Gilbert settles suit with Big League Dreams, looks to future revenues for tourism

Cactus Yards, Big League Dreams
A grounds crew member works on maintaining one of the eight baseball stadium replica fields at Cactus Yards. The town now runs the facility, and a lawsuit with Big League Dreams about maintenance issues has been settled. (Tom Blodgett/Community Impact Newspaper)

A grounds crew member works on maintaining one of the eight baseball stadium replica fields at Cactus Yards. The town now runs the facility, and a lawsuit with Big League Dreams about maintenance issues has been settled. (Tom Blodgett/Community Impact Newspaper)

As Town Council approved a proposed settlement to a two-and-a-half-year-old lawsuit with Big League Dreams on Dec. 19, the town of Gilbert began considering how it would spend savings from the early retirement of debt on the facility.

The town will be paying off the debt service on the sports facility in fiscal year 2020-21, and the savings created represents an opportunity to reinvest in areas that could promote tourism in town, according to a staff presentation at council's Dec. 19 meeting.

Gilbert took over management of the facility, now dubbed Cactus Yards, and reopened it in February after extensive renovations. The town and Big League Dreams, which formerly operated the facility, have been embroiled in a dispute over the facility’s upkeep since May 2016.

The town closed the park in July 2016 as a public safety hazard and terminated BLD’s maintenance agreement in September of that year. BLD filed suit against the town for damages in April 2017, and the town countersued.

The settlement, which was reached Dec. 3, has each side dismissing all claims against the other with prejudice, meaning they cannot be refiled. Each side will bear its own legal costs.


Vice Mayor Eddie Cook said the early years of the Big League Dreams facility, which opened in 2007, were good for helping make community connections, but the relationship with Big League Dreams-Gilbert did not go as well.

“That dream from many years ago has returned to Gilbert,” Cook said about the reopening. “Robert [Carmona]’s team from the Parks and Rec department has done a fantastic job making that dream come to reality, and I think it’s actually better than it ever has been before.”

Tourism opportunities

Tourism Administrator Glenn Schlottman told council that youth and amateur sports is one of the main things driving visitors to Gilbert. In 2018, visitors spent $243 million in Legislative District 12, which takes up most of Gilbert and contains the Cactus Yards facility. In 2019, that number is expected to rise to about $260 million.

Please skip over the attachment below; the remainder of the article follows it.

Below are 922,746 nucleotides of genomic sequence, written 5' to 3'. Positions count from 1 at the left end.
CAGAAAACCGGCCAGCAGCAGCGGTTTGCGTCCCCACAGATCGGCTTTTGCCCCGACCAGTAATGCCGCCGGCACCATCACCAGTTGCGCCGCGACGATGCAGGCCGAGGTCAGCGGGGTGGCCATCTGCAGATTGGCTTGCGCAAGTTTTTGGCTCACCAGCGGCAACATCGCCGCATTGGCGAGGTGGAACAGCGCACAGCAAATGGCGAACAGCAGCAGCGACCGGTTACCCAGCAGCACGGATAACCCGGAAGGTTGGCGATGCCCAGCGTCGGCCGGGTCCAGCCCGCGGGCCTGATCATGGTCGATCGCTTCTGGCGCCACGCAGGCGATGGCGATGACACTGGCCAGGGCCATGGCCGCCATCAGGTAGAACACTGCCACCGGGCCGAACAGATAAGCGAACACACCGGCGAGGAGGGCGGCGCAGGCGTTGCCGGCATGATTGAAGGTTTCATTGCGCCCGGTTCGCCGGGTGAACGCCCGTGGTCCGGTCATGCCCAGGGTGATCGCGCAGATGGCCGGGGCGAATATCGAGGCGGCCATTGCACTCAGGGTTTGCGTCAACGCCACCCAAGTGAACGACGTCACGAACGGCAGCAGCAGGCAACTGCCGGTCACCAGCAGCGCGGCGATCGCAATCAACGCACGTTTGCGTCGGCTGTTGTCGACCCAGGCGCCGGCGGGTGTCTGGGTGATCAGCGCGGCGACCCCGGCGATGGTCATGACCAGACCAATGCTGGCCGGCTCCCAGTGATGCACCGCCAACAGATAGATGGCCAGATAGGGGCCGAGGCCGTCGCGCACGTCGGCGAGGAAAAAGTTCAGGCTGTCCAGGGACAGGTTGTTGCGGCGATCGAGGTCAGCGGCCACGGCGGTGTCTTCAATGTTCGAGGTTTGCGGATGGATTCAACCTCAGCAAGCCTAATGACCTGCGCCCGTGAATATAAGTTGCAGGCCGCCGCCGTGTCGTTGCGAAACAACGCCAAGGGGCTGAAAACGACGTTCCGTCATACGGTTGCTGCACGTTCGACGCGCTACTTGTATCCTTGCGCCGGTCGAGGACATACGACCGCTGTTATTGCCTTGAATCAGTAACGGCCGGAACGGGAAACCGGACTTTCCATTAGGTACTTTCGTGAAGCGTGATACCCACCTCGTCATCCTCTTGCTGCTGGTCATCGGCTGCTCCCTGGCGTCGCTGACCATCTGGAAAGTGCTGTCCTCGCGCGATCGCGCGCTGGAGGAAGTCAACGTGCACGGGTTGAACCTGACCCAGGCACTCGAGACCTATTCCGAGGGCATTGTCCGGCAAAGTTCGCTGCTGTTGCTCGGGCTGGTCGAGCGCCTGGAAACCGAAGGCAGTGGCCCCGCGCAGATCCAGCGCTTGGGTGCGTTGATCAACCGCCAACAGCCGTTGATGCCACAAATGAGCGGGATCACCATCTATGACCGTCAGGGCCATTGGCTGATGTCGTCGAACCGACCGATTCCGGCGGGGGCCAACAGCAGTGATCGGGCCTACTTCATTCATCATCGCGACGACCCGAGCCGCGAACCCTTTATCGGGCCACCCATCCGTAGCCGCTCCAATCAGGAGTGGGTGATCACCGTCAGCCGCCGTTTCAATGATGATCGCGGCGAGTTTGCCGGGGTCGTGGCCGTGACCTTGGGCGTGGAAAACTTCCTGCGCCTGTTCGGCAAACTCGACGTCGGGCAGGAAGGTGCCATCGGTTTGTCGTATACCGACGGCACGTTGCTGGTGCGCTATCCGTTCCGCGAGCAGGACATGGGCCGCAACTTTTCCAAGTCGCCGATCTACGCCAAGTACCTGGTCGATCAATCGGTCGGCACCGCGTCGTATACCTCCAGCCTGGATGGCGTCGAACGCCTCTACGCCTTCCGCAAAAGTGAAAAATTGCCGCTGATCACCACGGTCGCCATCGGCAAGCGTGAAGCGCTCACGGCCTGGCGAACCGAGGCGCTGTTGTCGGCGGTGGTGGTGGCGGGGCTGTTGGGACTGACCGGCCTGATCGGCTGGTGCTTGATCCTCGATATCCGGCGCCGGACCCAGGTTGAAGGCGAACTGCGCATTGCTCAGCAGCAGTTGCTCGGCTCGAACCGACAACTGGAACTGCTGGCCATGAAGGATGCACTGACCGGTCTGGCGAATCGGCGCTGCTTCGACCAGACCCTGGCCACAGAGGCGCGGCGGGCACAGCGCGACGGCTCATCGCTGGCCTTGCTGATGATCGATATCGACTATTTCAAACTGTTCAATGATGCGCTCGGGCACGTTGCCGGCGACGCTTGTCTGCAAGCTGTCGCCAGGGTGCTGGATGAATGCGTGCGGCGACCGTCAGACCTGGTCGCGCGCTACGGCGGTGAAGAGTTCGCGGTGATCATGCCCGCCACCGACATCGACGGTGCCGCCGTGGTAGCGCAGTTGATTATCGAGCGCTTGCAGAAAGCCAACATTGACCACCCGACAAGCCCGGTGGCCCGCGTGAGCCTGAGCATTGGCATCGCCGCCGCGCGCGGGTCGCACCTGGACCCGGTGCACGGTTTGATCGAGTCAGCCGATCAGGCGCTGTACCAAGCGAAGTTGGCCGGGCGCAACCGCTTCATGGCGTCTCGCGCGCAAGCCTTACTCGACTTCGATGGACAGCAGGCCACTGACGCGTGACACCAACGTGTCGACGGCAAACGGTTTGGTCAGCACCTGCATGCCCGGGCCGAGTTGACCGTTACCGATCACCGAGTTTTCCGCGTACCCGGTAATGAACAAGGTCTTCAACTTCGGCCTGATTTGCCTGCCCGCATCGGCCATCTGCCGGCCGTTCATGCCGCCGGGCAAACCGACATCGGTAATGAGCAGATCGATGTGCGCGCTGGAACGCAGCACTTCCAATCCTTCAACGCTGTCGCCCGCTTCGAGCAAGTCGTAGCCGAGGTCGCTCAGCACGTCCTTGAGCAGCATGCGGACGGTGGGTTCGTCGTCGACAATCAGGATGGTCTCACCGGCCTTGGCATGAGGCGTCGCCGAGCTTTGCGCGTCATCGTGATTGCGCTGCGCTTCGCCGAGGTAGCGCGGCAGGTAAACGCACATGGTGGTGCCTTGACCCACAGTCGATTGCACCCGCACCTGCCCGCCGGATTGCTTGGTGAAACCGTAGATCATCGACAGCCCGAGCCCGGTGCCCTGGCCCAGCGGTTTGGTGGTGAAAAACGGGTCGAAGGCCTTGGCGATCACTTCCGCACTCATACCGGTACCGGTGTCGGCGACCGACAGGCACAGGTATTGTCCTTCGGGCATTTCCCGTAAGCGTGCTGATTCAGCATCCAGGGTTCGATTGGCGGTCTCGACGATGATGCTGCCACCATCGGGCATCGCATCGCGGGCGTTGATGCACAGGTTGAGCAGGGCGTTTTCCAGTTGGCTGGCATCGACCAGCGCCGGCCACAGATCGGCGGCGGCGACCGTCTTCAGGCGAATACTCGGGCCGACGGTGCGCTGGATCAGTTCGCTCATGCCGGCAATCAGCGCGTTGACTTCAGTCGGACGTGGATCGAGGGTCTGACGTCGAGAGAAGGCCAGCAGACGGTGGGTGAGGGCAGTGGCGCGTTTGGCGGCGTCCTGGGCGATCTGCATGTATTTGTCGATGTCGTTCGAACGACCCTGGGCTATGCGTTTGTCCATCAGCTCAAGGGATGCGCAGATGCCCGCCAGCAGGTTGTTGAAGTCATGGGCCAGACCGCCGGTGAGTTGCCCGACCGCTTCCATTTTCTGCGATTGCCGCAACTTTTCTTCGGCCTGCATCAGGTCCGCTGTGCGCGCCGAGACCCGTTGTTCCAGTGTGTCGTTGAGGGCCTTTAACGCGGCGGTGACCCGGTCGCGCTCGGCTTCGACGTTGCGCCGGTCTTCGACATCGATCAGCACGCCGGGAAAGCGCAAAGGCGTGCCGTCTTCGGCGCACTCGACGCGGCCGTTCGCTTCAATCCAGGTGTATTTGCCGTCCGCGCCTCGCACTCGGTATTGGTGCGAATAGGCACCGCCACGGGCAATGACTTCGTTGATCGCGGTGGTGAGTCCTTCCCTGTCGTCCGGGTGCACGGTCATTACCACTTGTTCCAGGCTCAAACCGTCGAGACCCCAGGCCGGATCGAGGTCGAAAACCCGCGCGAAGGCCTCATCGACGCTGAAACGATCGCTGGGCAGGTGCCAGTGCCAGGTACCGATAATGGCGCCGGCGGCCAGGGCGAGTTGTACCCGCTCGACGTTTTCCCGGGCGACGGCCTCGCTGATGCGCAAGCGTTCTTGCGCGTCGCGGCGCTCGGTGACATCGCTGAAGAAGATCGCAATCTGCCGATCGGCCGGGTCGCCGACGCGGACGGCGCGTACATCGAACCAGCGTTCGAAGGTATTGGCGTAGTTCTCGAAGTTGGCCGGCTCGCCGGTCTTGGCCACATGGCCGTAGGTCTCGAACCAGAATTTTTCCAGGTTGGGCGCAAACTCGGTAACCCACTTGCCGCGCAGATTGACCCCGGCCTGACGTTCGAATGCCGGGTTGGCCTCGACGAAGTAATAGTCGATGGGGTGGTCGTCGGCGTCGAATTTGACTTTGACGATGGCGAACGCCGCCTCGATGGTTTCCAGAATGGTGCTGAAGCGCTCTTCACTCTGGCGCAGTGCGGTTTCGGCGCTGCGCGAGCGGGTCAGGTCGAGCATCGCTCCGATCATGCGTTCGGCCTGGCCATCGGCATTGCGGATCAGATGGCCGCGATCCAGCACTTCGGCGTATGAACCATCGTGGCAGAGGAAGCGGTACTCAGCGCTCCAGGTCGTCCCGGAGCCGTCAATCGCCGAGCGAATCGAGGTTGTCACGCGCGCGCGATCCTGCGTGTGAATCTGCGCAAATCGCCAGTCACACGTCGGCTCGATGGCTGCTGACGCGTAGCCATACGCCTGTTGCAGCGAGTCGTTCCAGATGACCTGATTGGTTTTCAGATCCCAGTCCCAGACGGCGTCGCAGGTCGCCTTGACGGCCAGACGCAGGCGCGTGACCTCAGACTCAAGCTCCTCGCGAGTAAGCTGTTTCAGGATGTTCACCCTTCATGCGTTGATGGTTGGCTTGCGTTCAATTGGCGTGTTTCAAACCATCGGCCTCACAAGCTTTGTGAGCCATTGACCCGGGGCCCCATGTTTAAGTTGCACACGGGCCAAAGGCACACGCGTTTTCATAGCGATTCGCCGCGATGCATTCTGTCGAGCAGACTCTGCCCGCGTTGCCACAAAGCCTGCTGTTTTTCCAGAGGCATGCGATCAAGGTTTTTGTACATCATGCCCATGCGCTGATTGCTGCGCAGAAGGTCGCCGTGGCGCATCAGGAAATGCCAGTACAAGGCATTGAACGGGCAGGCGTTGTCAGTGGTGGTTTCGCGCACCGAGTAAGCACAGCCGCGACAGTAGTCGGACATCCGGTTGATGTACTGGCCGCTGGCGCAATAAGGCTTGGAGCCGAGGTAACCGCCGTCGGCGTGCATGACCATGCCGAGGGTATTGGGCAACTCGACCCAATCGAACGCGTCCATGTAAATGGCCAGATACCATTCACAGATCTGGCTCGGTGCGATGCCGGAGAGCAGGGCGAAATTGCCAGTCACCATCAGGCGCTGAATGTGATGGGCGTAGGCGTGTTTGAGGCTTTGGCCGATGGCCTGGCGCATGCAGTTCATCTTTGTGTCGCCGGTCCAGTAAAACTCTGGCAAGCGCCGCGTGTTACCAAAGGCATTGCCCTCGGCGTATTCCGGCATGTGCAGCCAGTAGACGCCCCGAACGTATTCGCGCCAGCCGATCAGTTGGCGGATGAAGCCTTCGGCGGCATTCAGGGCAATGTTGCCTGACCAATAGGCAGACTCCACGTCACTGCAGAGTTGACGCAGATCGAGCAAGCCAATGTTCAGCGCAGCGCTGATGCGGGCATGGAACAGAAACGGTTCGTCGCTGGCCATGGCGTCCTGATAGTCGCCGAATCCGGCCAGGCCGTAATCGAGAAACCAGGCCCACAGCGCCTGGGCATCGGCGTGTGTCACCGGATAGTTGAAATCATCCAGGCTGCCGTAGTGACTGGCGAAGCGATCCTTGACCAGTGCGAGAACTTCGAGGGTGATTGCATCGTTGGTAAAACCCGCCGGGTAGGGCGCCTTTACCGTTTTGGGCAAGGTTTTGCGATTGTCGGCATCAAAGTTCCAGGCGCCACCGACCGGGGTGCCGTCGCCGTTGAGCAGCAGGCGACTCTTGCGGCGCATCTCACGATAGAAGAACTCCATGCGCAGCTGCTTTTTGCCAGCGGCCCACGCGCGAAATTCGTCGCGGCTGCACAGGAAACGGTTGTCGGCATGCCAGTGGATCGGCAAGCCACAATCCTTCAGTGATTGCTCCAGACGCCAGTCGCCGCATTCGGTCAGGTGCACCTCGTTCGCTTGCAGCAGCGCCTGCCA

Visitors staying in Gilbert’s hotels pay a 2.8% bed tax. Budget Director Kelly Pfost said the first 0.5% of that is unrestricted in its usage, but the remaining 2.3%, by state law, must be used for tourism purposes. Pfost said the restricted revenue is about $600,000 and could grow to about $1 million in the coming years as more hotels come online.

Gilbert has been using that restricted revenue to support debt service at Cactus Yards, an allowable use since tournaments at the facility attract visitors who stay in nearby hotels. Pfost asked for council direction on how to use the money. starting with FY 2021-22, when the debt service is paid off.

Staff suggested a few uses, such as building more youth sports fields in town, conducting capital improvement projects on trail connections or lighting, partnering with a hotel or a conference center, doing public art or placemaking in the Heritage District or closing the gap between operating costs and revenues at Cactus Yards. Staff ultimately recommended adding field capacity and pursuing the Heritage District public art or placemaking option.

Mayor Jenn Daniels suggested there could be other revenue sources that could be used to build more fields at places like Desert Sky Park.

Council members added suggestions, too. Scott Anderson proposed establishing a visitors center at the Riparian Preserve. Daniels said she liked that suggestion but that she was also concerned about adding the project to the agenda for the coming year, which she said already promises to be busy.

In conjunction with a visitors center, Council Member Brigette Peterson suggested adding parking by connecting the lots at the Riparian Preserve with the adjacent Southeast Valley Regional Library.

Council Member Jared Taylor wondered if some of the money could be used to combat what he called "the dark side of tourism," where human trafficking increases around big events. However, in response to a question from Daniels, Pfost said such usage probably would not be allowed under the state statute.

In the end, council gave direction to staff to move forward on public art or placemaking in the Heritage District and to explore the idea of a visitors center and additional parking at the Riparian Preserve.
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By Tom Blodgett

Raised in Arizona, Tom Blodgett has spent 30 years in journalism in Arizona and is the editor of the Gilbert edition of Community Impact Newspaper. He is a graduate of Arizona State University, where he now serves as an instructional professional in the Walter Cronkite School of Journalism and Mass Communication and editorial adviser to The State Press, the university's independent student media outlet.


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